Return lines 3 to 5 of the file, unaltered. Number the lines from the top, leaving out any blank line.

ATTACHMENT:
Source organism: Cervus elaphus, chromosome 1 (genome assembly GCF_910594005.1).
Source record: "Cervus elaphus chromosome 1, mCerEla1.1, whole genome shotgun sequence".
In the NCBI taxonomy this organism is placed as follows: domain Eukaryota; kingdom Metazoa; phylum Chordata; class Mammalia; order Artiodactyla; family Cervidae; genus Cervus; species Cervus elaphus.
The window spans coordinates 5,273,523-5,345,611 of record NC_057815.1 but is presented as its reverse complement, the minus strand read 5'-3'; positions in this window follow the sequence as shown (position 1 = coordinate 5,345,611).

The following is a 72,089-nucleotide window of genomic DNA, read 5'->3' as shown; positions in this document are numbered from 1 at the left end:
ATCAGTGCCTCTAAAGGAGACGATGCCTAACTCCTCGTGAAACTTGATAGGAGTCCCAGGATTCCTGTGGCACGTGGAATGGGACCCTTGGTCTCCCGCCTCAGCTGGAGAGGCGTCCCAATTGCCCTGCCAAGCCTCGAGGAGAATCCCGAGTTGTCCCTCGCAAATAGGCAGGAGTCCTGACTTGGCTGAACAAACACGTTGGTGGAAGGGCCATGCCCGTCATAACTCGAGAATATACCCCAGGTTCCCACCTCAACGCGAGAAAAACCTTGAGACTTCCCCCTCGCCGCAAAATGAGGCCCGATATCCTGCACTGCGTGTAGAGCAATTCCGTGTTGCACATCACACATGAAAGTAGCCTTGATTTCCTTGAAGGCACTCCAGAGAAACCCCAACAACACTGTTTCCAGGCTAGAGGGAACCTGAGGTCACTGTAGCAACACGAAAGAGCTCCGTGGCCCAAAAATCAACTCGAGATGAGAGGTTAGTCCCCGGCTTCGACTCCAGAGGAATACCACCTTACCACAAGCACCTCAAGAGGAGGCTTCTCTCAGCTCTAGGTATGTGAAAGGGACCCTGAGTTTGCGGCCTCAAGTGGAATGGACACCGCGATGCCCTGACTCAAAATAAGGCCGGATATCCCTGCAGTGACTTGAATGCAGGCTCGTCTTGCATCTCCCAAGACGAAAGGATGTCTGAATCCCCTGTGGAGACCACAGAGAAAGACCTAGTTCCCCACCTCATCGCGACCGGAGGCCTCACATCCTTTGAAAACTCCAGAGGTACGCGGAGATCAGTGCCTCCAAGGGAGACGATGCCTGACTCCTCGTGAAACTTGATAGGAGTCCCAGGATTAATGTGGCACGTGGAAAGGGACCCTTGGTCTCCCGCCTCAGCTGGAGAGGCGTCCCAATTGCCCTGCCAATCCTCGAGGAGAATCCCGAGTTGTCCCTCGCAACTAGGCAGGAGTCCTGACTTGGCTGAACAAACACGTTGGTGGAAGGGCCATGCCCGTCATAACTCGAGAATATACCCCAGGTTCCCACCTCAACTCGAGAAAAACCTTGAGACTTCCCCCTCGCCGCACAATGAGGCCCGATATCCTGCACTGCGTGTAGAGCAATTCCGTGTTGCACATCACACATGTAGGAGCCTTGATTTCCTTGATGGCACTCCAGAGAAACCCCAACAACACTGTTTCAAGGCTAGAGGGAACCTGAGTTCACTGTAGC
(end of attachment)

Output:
In the NCBI taxonomy this organism is placed as follows: domain Eukaryota; kingdom Metazoa; phylum Chordata; class Mammalia; order Artiodactyla; family Cervidae; genus Cervus; species Cervus elaphus.
The window spans coordinates 5,273,523-5,345,611 of record NC_057815.1 but is presented as its reverse complement, the minus strand read 5'-3'; positions in this window follow the sequence as shown (position 1 = coordinate 5,345,611).

The following is a 72,089-nucleotide window of genomic DNA, read 5'->3' as shown; positions in this document are numbered from 1 at the left end: